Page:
Last week, rapper Kendrick Lamar released his highly anticipated third major label album, DAMN. As with all his past releases, critics and fans have been buzzing about Kendrick’s lyrical deftness, musical prowess, and pointed social commentary. Increasingly, however, these conversations have also been centered on the interweaving of his Christian faith into his complex musical narratives. While his first two albums (2012’s good kid, m.A.A.d city and 2015’s To Pimp a Butterfly) explore Kendrick’s experience of God’s grace through justification and sanctification, all 14 tracks of DAMN. wrestle with anxiety over salvation’s assurance, exploring Kendrick’s fears of condemnation in this life and damnation in the next.
As part of a wave of high-profile, religiously influenced rappers that includes such artists as Kanye West and Chance the Rapper, Kendrick’s not alone in exploring faith-based themes. (Indeed, even modern artists are participating in a long tradition of religious sincerity in mainstream hip hop that includes artists like Tupac, DMX, Lauryn Hill, Mos Def, Mase, A Tribe Called Quest, and many others.) These artists’ approaches to theme and content vary widely; Kanye, for example, spoke of his The Life of Pablo as “a gospel album with a lot of cussing,” while Chance filled his Coloring Book with the sounds of Fred Hammond, Kirk Franklin, and Chris Tomlin to encapsulate his story of coming to faith.
Kendrick, meanwhile, consistently envelopes his narratives of hope and despair within overtly Christian language and theology. Good kid, m.A.A.d city, for instance, dealt with his salvation experience from the temptations of the streets of Compton (gang violence, drugs, money, and sex) to faith in Christ, and To Pimp a Butterfly’s funk, soul, and jazz-vibed moods outlined Kendrick’s working through self-doubt, anxiety, guilt, and his personal failure to find hope and identity in God. 2016’s untitled unmastered, too, contained a flurry of tracks that act as Old Testament jeremiads and laments on the black experience in the United States.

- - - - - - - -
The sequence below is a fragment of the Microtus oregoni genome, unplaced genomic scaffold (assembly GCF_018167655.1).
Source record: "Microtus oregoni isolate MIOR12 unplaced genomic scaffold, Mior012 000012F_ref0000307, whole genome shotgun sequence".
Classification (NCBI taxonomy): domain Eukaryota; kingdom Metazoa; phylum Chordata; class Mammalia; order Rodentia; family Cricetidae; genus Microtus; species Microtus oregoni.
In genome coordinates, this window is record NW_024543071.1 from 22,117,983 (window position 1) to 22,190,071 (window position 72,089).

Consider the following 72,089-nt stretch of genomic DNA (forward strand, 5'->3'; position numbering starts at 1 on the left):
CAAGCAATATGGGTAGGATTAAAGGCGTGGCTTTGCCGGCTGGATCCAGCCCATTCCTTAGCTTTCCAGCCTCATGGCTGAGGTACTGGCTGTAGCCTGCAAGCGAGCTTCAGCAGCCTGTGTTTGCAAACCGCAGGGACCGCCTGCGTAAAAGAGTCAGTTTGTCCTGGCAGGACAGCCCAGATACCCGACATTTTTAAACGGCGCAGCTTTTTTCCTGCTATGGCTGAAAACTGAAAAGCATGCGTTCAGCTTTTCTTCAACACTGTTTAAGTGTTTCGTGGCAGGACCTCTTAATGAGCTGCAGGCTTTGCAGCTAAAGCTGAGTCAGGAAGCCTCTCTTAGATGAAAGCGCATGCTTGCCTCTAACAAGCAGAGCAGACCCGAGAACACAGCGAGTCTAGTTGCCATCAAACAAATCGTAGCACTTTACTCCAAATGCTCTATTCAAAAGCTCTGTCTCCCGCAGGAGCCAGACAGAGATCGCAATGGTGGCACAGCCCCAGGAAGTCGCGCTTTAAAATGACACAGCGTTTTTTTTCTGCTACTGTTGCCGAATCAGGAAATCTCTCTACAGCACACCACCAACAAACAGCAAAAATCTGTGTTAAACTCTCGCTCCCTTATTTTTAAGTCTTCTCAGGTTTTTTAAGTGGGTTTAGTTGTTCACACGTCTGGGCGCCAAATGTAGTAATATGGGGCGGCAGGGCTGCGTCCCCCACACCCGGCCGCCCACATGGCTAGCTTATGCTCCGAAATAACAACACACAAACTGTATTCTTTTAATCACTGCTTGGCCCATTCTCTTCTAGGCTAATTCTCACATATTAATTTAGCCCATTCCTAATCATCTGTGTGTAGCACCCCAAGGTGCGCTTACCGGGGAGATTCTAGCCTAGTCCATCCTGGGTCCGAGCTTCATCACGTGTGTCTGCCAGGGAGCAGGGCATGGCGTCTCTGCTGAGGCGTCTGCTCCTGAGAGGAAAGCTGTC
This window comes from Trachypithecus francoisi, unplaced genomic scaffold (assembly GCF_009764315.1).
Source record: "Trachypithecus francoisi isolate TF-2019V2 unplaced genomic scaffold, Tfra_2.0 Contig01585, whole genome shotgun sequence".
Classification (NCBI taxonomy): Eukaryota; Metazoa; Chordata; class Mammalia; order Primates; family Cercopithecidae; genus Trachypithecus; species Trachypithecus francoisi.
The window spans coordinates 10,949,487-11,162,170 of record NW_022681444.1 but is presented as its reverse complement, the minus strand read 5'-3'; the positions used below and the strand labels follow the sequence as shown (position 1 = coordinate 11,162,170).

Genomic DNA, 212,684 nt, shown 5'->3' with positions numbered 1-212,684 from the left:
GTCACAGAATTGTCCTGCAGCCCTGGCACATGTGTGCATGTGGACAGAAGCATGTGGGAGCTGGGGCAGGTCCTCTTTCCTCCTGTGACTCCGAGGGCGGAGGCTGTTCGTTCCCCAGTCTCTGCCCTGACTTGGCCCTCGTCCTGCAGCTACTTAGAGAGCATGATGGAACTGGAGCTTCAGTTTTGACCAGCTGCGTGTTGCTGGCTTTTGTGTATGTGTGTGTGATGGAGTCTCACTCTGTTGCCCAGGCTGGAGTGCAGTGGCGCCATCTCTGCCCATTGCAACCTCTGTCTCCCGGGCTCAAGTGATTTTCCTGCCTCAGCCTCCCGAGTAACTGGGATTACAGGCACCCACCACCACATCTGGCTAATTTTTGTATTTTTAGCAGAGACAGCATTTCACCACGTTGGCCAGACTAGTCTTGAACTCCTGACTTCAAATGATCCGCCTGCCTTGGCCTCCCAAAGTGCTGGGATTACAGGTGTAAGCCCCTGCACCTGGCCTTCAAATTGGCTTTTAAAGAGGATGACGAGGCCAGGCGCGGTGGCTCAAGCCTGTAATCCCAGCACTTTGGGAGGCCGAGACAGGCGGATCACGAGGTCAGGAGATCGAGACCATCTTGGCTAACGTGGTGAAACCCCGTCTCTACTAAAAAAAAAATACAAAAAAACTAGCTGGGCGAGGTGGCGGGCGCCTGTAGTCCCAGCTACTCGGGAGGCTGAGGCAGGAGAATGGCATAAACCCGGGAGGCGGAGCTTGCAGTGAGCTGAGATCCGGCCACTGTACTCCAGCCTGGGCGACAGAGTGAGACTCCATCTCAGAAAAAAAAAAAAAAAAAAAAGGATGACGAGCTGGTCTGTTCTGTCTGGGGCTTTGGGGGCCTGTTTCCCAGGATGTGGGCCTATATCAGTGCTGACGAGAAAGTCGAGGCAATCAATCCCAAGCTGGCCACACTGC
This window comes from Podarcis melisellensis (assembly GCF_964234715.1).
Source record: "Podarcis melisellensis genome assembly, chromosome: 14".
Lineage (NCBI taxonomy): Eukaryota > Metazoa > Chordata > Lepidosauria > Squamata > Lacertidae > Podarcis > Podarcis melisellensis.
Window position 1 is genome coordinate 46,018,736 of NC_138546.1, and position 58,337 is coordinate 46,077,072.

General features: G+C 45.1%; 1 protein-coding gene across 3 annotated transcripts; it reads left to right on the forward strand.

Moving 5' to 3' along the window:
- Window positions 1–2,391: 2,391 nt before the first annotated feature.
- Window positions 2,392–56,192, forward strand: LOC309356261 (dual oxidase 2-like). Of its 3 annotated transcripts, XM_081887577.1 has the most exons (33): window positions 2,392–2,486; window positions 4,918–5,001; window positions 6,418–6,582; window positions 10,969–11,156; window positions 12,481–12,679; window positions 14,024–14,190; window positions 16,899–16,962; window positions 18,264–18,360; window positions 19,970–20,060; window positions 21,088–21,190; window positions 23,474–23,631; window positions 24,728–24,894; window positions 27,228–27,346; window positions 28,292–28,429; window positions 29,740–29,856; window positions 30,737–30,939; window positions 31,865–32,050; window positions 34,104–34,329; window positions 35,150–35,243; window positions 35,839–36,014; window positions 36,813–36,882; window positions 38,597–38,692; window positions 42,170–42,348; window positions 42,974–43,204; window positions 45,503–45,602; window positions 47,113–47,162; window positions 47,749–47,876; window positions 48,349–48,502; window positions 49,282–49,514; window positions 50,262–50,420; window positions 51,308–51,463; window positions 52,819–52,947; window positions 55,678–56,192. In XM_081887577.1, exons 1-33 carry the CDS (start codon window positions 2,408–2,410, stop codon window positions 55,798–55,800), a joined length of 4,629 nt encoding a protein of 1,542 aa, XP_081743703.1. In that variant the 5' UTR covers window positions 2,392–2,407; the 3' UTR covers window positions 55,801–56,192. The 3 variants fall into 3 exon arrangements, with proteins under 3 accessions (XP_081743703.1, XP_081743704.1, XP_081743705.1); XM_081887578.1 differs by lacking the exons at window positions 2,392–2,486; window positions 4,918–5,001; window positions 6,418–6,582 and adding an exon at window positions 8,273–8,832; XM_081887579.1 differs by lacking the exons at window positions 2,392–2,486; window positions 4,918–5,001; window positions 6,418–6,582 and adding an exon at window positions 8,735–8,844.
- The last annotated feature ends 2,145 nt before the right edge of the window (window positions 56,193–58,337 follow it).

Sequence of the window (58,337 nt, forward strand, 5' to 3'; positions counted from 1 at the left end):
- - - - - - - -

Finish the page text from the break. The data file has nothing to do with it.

Admittedly, though, both the themes and language of Kendrick’s body of work pose particular challenges to Christian listeners. As hip-hop theologian Daniel White Hodge writes in Hip Hop’s Hostile Gospel, Kendrick “combines the sacred, profane, and secular in a tightly woven social knot which creates a type of nitty-gritty hermeneutic in which his audience members are able to relate and engage.” This holding-in-tension of religion, sex, violence, money, and drugs (which Hodge calls the “neo-secular sacred”) appears in much rap music. As hip-hop and religion scholar Monica Miller notes, however, “It’s not a contradiction, it’s life. Hip-hop is OK with complexity. It doesn’t have to be either/or.”
With Kendrick, such tensions typically serve greater narrative purposes, dramatizing his move from depravity to salvation while also presenting opportunities to speak in truth and grace and address the more problematic aspects of Kendrick’s music—for example, his apparently unapologetic misogyny, which unfortunately continues on DAMN. Despite such missteps, however, the album remains a thoughtful exploration of what it means to wrestle as a Christian with the fear of condemnation and damnation.
DAMN.’s thematic shift from hope to despair is anticipated by its stylistic departures from Kendrick’s previous albums. Moving away from the maximalized celebration of African American musical styles in his previous work, DAMN. utilizes the minimalism of trap beats to provide the space needed to communicate Kendrick’s fears with all the fire and brimstone of a megaphone-wielding street preacher. These fears include ones that are common to all people, but are also specific to anxieties he has as a celebrity, a black man in the United States—and ultimately, the dread that he may be eternally damned to hell. That sense of unease can be felt in the manipulated rising and falling of his vocals on “PRIDE,” the polyrhythmic percussion and vocals of the second half of “DNA,” the waffling guitar, reversed boom bap of 808s, and Prince-like falsetto on “LUST,” and the backmasking on “FEAR” and “DUCKWORTH” — all symbolic musical gestures tied in to damnation.